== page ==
Friday, October 23, 2009

Condo board tries new tactic to collect delinquent fees

As published in the Miami Herald yesterday, Oct. 22nd the article Condo board tries new tactic to collect delinquent fees by Monica Hatcher points out one of the latest "bleeding edge" tactics that condominium associations are using to try and collect enough dues to survive this crisis.   
The focus of Ms. Hatcher's article, the Jade Brickell Condo has been a poster child of the boom for many years.  These strong-arm tactics are turning Condo Associations into realty investors in a last ditch effort to stave off bankruptcy, receivership of the association or wholesale degradation of property improvements.   

Ironically, the new judicial decrees are allowing condominiums to do to delinquent owners what banks are being punished for doing to delinquent owners - to enforce court remedies on real property while avoiding due process in court.  As if the legal issues weren't difficult enough, there are State Sales Tax implications to weigh when Condo Associations become landlords.   

This leads me to imagine that perhaps condominiums should reserve a certain percentage of their units solely for rental purposes to benefit the association as a regular practice.  Ultimately, some associations will be declared unfit and terminated as a result of the success or failure of today's Hail Mary legal tactics.

Condominium associations are a not for profit entity created to maintain, operate and own common areas in shared living communities like apartment and town house developments.   They are not truly intended to be landlords, nor are they investors, nor are they designed to evaluate the market transactions that they facilitate.   If associations are unable to pay the bills, they may wind up taken over by their creditors in receivership - or forced to file bankruptcy to forestall the complete loss of control over the property by its owners.   Perhaps its time to re-evaluate this not-for-profit as standard practice in the hopes of making condominium associations more intelligent creatures.  

The real irony is that courts are allowing condominiums to do what banks may not - gain benefit from legal action through unorthodox tactics.  The goal of these blanket receiverships are to give income to the HOA while saving the costs associated with filing individual foreclosures on all units.  Meanwhile, banks are filing foreclosure, and in many instances, instructing their legal council to refrain from pursuing repossession actions further in hopes of avoiding monthly assessment payments.  Banks are avoiding full repossession, where they have to pay for contents insurance (known as the HO-6 contents policy), property management fees, bookkeeping fees and - in many cases - costs to rehabilitate foreclosed property.   Banks are attempting to raise the cost basis of their bad loans by racking up large default interest bills which will never be paid, so when they eventually satisfy their mortgages with short sales, they can reap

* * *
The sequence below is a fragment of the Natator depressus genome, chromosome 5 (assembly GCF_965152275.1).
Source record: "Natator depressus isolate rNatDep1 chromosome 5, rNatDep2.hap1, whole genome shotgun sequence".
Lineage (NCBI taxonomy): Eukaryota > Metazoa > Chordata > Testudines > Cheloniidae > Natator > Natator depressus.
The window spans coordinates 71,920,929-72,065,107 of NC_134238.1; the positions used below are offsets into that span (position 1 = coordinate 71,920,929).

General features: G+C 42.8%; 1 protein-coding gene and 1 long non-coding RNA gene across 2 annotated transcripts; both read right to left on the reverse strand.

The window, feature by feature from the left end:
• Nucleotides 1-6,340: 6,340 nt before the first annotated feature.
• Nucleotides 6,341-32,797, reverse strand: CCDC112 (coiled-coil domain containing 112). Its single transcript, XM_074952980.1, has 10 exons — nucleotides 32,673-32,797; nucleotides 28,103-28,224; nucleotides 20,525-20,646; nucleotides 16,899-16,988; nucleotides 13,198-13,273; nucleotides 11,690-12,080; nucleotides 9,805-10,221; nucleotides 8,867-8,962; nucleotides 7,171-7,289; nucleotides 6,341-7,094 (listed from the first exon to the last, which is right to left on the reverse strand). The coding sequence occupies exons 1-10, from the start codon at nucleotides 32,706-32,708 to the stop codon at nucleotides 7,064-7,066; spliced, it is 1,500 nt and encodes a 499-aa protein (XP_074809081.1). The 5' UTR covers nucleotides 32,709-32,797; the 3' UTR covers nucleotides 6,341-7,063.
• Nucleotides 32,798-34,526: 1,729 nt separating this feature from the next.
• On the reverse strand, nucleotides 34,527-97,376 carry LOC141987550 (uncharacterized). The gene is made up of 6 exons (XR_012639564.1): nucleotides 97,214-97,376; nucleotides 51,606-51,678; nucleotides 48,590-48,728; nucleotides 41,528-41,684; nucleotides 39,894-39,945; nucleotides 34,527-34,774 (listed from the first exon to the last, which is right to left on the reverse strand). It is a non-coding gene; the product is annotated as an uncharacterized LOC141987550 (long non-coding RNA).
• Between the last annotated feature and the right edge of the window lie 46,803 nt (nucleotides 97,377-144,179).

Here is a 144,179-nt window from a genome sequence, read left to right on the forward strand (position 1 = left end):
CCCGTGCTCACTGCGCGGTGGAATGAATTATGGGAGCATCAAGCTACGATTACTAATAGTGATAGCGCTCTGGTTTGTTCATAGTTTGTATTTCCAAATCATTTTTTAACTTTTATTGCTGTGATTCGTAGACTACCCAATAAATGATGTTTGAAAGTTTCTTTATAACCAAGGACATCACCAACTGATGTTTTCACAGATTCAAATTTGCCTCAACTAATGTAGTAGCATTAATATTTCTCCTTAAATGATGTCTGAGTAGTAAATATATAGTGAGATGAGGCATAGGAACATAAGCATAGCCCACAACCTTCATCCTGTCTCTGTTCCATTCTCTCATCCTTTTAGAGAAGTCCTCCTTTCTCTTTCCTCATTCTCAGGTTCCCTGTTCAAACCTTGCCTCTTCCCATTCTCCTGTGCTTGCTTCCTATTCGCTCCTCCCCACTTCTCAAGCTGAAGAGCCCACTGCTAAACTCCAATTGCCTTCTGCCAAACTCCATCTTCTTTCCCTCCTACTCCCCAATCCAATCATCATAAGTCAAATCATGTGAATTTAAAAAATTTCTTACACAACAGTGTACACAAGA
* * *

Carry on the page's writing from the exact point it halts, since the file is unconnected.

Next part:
Some condominium law firms have argued - successfully at times - that these delay tactics are not equitable in the eyes of the law and obtained court orders for banks to begin paying pre-foreclosure monthly assessments on property which they do not own in fact.    In this circumstance, the bank gets stuck with the continuing assessments while the association then attempts to place the rental income into receivership to satisfy as close to 100% of dues outstanding as possible.  

Condominium associations may not be prepared for the tax implications of becoming a landlord. "Remember that leases with less than 6 months duration are subject to Florida sales tax, which associations may not be presently collecting," said Steven Price, a CPA with the local firm Goldstein, Schecter & Koch.  Associations should carefully review their leasing policies to ensure that they are registered with the Florida Department of Revenue if they are conducting short term leasing or face a tax levy in the future. 

Perhaps condo associations should be directed to spawn their own subsidiary, for-profit investment companies to buy up and lease out a reasonable percentage of their units as a matter of normal business.  An association owned, for-profit venture could provide an income for maintaining the property through good and bad times, Strict limits on leverage would have to be maintained for these controlled entities. However, in good times, this type of arrangement could be suitable to lower the monthly maintenance assessments and build replacement reserves for condo buildings. This practice could provide a safer, lower cost source of leverage in lieu of Special Assessments - by allowing banks to mortgage a small percentage of the property directly, rather than encumbering the entire association, which could then be reserved for emergency settings only.

The radical legal tactics and creative decisions issued by local judges can act as a band-aid for many struggling associations in Florida.  However, it only takes 1 successful challenge by a unit owner to unwind the judge's order.  The stakes in the event of a successful challenge could be high, a struggling association having to repay rents collected as well as the possibility that they may have to pay attorney's fees to the challenger.  If an association is challenged before something like this worst case scenario, it will be wiped out afterwards.  Unless there's an obvious benefit to these radical tactics, or the property's distress is largely past, we suggest evaluating Condominium Termination as an alternative to dubious practices.

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